(L-R): John Sheehan, director of the division of dairy, egg and meat safety at the Food and Drug Administration, John Allan, IDFA vice president of regulatory affairs and international standards
NCIMS tackles this and other issues at biennial meeting
(Washington, D.C. – May 23, 2017) The National Conference on Interstate Milk Shipments (NCIMS) acted last week to align the Grade “A” Pasteurized Milk Ordinance (PMO) with the regulatory requirements in the preventive controls rule for human food under the Food Safety Modernization Act.
The PMO is a set of standards and requirements that regulates all dairy plants producing Grade “A” products, including fluid milk, cream products, yogurt, cottage cheese, eggnog, buttermilk and many dried dairy products. NCIMS, which meets every two years, includes regulators from all 50 states and Puerto Rico and recommends changes and modifications to the PMO for final approval by the Food and Drug Administration.
“The big news from the 2017 NCIMS meeting is that we successfully harmonized the PMO with FDA’s “Current Good Manufacturing Practice, Hazard Analysis and Risk-Based Preventive Controls for Human Food” rule, which covers most FDA-regulated foods,” said John Allan, IDFA vice president of regulatory affairs and international standards. “Working together, state regulators, industry stakeholders, FDA officials and experts from academia demonstrated the strength of the NCIMS process to work through difficult issues and come out with a positive solution that advances food safety yet does not overly burden the dairy industry or cash-strapped states.”
IDFA has advocated working through the NCIMS process to leverage the success of the PMO in assuring the safety of Grade “A” products while avoiding duplicative or contradictory regulations on the dairy industry. Prior to this meeting, IDFA met with representatives from the National Milk Producers Federation as well as FDA officials to build consensus on a pair of proposals developed to achieve this alignment. At the conference, NCIMS delegates approved these proposals, which will now go to FDA for final approval.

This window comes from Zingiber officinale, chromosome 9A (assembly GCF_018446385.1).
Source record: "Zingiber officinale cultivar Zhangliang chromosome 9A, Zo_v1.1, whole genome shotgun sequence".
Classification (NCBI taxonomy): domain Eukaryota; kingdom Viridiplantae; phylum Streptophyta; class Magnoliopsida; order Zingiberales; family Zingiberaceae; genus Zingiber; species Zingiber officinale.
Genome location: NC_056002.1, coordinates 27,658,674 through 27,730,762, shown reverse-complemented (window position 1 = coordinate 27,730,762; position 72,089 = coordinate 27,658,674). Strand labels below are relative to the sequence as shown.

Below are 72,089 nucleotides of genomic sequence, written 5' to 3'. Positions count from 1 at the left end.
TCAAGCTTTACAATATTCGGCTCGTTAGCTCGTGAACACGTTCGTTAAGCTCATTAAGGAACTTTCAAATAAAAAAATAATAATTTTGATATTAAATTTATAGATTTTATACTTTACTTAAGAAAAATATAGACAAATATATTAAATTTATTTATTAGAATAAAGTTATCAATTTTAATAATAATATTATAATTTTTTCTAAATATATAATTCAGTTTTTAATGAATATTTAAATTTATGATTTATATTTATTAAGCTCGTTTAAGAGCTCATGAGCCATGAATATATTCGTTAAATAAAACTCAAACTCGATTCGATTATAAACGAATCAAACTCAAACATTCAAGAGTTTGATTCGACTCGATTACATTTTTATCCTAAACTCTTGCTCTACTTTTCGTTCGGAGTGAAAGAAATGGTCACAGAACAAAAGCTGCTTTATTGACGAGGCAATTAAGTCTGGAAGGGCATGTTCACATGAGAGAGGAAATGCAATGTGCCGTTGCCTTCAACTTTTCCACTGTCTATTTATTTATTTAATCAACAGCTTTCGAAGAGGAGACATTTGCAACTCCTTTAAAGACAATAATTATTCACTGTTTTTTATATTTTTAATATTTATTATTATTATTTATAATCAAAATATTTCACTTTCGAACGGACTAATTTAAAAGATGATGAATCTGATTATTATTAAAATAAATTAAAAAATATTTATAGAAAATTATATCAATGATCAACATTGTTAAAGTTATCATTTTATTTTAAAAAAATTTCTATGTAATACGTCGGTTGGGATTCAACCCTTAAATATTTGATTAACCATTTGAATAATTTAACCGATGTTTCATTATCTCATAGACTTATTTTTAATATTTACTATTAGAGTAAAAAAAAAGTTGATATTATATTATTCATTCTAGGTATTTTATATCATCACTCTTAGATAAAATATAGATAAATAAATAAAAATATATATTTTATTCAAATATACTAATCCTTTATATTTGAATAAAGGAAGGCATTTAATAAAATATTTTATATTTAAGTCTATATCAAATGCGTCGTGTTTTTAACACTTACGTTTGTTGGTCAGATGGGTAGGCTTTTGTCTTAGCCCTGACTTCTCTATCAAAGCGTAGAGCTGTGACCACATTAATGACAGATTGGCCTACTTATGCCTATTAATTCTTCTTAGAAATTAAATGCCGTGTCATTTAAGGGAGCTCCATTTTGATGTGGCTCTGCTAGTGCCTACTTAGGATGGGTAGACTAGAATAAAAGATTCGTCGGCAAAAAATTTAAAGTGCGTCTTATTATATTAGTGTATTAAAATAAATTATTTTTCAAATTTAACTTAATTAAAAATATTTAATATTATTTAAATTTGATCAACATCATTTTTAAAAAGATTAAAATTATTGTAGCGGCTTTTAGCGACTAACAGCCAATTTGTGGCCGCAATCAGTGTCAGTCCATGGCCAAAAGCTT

The most significant change to the PMO is the incorporation of many of the regulatory requirements of the preventive controls rule into a new Appendix T. These requirements include having a written hazard analysis plan, detailed descriptions of food safety preventive controls that protect Grade “A” dairy products from potential hazards and appropriate testing programs to demonstrate effectiveness of the controls. FDA regulators will conduct inspections every 36 months to ensure compliance with the new Appendix T requirements. The traditional quarterly inspections by state regulators to verify compliance with the main parts of the PMO will continue with some additional checks such as ensuring proper control of allergen-containing ingredients.
NCIMS began the effort to blend the two regulatory systems at its last meeting in 2015, which was just prior to FDA’s publishing of the final preventive controls rule.
The PMO has been developed over many decades, going back to 1924, and is a set of detailed, prescriptive food safety and quality standards. The preventive controls rule is set of general requirements that lay out a framework for food companies to apply when developing comprehensive, risk-based food safety plans specific to their plants.
“The blending of these two complex and sometimes divergent standards has been a very challenging task,” said Allan. “IDFA and its milk processing companies look forward to working with state and federal regulators to assure our plants are prepared for inspections.”
Changes to the PMO will be enacted in the fall of 2018 and inspections for compliance with these new requirements will begin once regulators have completed FDA Grade “A” Preventive Controls training for regulators.
Nearly 100 proposals were considered at the conference. Of those, 37 passed including a proposal to revise the PMO to reflect FDA’s new rule allowing higher levels of Vitamin D 3 in milk to correspond with the new dietary reference value, and a proposal asking FDA to provide greater transparency in the process for evaluating and determining equivalence of milk safety programs in other countries with the PMO and Grade “A” program in terms of overall protection to public health.
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The International Dairy Foods Association (IDFA), Washington, D.C., represents the nation's dairy manufacturing and marketing industries and their suppliers with a membership of nearly 525 companies within a $125-billion a year industry. IDFA is composed of three constituent organizations: the Milk Industry Foundation (MIF), the National Cheese Institute (NCI) and the International Ice Cream Association (IICA). IDFA's nearly 200 dairy processing members operate more than 600 manufacturing facilities and range from large multi-national organizations to single-plant companies. Together they represent more than 85 percent of the milk, cultured products, cheese, ice cream and frozen desserts produced and marketed in the United States. Visit IDFA at www.idfa.org.